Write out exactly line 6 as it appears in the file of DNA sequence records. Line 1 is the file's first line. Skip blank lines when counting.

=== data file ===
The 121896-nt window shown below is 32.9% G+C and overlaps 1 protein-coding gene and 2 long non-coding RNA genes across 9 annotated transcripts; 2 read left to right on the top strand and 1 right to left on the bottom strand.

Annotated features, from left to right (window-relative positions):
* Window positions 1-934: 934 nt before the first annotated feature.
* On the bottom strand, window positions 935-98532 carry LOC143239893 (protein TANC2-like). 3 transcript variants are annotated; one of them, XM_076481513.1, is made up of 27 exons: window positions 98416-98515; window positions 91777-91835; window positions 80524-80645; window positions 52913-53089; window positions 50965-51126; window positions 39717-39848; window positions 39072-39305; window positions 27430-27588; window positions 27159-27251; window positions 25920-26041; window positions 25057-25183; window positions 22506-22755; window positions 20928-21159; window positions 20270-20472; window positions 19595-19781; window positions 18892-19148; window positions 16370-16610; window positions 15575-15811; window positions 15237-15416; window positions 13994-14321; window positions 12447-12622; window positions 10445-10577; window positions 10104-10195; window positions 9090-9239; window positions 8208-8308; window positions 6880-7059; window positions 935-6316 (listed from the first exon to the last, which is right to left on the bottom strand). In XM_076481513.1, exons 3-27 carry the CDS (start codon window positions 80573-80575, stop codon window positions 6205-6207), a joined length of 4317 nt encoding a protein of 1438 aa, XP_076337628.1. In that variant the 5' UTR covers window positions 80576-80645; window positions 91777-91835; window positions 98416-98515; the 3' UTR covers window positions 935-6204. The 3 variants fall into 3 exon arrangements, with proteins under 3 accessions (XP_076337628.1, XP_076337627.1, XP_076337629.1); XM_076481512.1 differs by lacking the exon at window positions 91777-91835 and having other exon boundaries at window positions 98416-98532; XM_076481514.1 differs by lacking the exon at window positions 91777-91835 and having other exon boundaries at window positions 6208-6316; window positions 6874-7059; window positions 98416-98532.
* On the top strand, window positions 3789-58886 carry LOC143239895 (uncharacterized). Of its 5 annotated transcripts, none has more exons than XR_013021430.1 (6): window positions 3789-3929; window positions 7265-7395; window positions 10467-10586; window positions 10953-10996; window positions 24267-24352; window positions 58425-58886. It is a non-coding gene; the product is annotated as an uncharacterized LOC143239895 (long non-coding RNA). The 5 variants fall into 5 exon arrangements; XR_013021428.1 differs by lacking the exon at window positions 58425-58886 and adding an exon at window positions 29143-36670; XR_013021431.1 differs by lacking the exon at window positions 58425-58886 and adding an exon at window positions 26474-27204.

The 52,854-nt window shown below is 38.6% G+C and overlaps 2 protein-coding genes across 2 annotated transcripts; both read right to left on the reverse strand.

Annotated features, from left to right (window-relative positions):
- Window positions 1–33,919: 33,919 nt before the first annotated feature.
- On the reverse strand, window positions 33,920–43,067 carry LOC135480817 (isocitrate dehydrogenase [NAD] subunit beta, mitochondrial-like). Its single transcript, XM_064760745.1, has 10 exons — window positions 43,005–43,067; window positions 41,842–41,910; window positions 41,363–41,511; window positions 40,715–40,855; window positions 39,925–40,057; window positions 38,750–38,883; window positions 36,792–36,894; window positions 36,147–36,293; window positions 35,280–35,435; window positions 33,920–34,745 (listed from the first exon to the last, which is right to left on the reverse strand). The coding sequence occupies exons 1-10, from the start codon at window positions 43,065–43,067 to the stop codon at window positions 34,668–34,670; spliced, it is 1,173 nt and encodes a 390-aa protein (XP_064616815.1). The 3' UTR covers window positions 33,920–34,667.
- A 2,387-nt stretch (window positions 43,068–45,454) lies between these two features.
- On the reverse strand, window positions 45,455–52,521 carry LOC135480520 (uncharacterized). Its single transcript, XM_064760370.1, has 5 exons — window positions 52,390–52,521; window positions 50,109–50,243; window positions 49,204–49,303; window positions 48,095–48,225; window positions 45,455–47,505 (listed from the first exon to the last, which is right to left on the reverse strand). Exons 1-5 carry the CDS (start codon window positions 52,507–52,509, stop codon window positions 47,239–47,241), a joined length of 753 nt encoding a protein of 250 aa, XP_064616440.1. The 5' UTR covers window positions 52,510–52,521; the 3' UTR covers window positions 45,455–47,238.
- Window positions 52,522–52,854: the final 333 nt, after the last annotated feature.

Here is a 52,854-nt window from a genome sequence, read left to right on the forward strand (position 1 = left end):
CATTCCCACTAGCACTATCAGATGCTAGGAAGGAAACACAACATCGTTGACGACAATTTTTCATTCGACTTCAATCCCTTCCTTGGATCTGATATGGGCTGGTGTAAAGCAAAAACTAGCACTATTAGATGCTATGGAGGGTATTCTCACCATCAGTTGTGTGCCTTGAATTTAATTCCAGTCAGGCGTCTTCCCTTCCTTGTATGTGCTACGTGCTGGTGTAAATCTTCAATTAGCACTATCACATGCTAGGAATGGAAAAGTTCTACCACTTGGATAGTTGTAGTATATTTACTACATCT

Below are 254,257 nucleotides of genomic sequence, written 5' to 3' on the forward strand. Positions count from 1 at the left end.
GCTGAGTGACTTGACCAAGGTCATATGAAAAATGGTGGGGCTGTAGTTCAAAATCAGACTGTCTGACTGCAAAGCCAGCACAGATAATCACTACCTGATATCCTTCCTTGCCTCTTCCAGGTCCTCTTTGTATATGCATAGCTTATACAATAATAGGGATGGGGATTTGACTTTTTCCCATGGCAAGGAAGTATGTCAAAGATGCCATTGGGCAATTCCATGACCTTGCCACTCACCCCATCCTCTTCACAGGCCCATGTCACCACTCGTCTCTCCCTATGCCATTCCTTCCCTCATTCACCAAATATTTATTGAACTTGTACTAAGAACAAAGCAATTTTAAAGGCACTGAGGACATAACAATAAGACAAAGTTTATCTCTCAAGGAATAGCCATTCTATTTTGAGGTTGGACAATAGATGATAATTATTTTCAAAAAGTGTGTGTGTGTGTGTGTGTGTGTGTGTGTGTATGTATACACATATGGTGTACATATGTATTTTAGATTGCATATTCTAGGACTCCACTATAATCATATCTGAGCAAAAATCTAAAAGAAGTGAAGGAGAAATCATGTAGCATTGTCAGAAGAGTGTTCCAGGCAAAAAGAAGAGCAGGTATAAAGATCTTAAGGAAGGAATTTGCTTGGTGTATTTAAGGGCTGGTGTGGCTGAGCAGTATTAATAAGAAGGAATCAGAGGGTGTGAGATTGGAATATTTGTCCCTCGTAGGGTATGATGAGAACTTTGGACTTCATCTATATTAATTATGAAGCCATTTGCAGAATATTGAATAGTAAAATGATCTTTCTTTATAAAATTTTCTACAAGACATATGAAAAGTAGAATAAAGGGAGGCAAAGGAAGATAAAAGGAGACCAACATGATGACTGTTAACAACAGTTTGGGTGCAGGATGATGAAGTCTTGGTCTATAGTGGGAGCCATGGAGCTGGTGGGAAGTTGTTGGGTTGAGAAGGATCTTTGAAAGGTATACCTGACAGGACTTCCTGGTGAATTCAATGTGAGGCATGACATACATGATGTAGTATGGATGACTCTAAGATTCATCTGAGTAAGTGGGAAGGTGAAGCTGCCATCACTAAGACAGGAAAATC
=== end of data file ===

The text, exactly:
The 52,854-nt window shown below is 38.6% G+C and overlaps 2 protein-coding genes across 2 annotated transcripts; both read right to left on the reverse strand.